Not long afterwards, she got pregnant and her health greatly deteriorated.

She died during child birth, and, one month later, the child also died,” Venetia concludes breaking down into sobs.

For anybody who believes married men are out to infect people with the various STDs they carry may be right, their biggest prey are the young girls, mostly at the university, who will trade anything to live a luxurious life at the university.

“There are not only pregnancies and STDs to contend with,” argues Allen, a 32-year-old midwife.

“If the man’s wife gets to know about the illicit affair, she will by all means hunt down the other woman.

When they get to know them, they threaten them with all kinds of things including pouring acid on to their faces, bewitching them, beating them up or even killing them.”

“Others don’t just threaten, they actually act,” she says.

“Take me for example. I was moving out with a certain doctor that I used to work with.

His wife got my number from his phone and she started calling me, abusing me and sending me all kinds of threatening messages. I called off the relationship because she was really freaking me out. I couldn’t imagine my face scarred for life with acid.”

Phiona reveals a story of her workmate who had a rough time with a boyfriend’s wife.

“We were shocked when the woman barged in and started reigning slaps and blows on my colleagues face,” she says.

“My colleague was shocked; she actually didn’t know what was happening.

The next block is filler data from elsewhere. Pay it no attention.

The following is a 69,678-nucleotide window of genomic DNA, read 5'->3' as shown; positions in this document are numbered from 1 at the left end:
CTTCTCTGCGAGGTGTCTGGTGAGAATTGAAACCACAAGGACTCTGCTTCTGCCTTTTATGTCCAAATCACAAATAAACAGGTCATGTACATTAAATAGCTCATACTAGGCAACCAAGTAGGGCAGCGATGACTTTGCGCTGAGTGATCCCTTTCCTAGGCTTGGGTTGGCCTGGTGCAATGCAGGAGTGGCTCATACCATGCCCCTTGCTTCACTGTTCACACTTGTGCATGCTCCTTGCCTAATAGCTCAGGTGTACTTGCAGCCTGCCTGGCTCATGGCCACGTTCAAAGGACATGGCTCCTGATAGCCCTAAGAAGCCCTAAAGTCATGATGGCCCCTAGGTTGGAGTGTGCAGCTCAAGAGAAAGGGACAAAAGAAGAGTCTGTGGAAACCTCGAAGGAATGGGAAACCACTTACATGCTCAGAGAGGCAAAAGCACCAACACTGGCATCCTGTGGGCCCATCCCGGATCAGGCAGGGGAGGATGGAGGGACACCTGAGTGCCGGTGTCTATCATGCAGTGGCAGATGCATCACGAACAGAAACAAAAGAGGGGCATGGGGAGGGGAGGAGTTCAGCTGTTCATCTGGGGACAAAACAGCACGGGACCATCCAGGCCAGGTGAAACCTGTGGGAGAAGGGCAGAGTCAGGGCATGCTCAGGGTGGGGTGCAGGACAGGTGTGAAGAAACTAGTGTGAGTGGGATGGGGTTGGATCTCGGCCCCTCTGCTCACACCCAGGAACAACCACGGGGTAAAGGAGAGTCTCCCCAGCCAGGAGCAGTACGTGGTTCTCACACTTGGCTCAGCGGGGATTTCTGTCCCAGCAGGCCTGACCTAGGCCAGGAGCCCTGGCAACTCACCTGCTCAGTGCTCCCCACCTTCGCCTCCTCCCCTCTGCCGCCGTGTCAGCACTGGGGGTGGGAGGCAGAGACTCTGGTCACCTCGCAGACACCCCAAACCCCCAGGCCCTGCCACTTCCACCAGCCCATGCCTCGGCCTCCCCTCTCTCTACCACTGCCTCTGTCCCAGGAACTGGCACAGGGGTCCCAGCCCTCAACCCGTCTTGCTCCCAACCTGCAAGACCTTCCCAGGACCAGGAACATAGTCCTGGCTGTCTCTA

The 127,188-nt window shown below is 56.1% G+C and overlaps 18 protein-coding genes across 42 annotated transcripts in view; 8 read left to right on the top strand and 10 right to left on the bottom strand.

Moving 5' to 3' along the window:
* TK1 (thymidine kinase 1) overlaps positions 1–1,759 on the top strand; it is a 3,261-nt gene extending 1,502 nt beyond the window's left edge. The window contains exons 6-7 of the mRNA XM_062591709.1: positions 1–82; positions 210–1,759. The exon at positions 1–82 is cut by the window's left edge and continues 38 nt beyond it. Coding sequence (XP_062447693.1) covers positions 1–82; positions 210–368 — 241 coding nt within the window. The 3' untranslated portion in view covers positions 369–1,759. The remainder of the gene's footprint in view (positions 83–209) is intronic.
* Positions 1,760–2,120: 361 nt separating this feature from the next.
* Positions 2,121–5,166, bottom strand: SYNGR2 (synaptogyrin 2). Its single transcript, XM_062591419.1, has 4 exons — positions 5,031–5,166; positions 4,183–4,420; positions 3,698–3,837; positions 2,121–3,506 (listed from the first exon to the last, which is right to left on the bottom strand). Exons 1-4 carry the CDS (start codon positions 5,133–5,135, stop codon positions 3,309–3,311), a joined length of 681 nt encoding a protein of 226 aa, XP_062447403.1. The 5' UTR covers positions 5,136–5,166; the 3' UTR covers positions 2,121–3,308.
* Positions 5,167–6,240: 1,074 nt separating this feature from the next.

When we had calmed both of them down, the other woman said that she was tired of people stealing her husband and she revealed everything she knew about my colleague’s affair with her husband.

What hurt my colleague most is the fact that the man had lied to her that he was not married. She called the relationship off then and there.”

The men, on the other hand defend the idea of having a concubine.

Musa, 34, an auto mechanic, says that his religion entitles him to more than one wife, so the idea of having an affair outside marriage shouldn’t bother anyone.

“No one can feed on the same menu year in and year out,” he says.

“People need a change; otherwise we would all be malnourished. The story is the same in the case of women,” he says.

For Alphonse, a 58-year-old farmer, it is a matter of having fun while he is still alive as long as he gives her whatever she wants and she also delivers in return.

Other men argue that circumstances such as a heavily pregnant wife drive them to the arms of other women to cool it off.

Some say that if their wives nag them, they are forced to look for an alternative.

As much as there are a number of problems associated with moving out with married men, others do enjoy the chase.

“Married men are loaded; they will give you whatever you ask for without complaining,” says Annette, 21, a student at the university.

“They are not like these mean young boys.”

Linda, 32, a housewife in Remera says that she does not regret ever moving out with a married man because she eventually became his second wife and they now have three children.

“His first wife had to accept the fact that men are to be shared,” she says.

“You look at the number of women and compare it with that of men, women are almost twice [the number of] men so does that mean that the rest of us won’t get married?” she asks.

“Things have changed my dear, men are there to be shared,” she concludes.

Viola, 25, a bar waitress, says she prefers married men because they are mature in everything that they do.

According to her, they are less stressful because their visits are not daily, thus one is left with enough breathing space to do whatever they want.

Whatever anyone’s view about this issue, this practice may be here to stay, as issues of moral governance have limitations. How the issue is handled individually, some say, is what matters.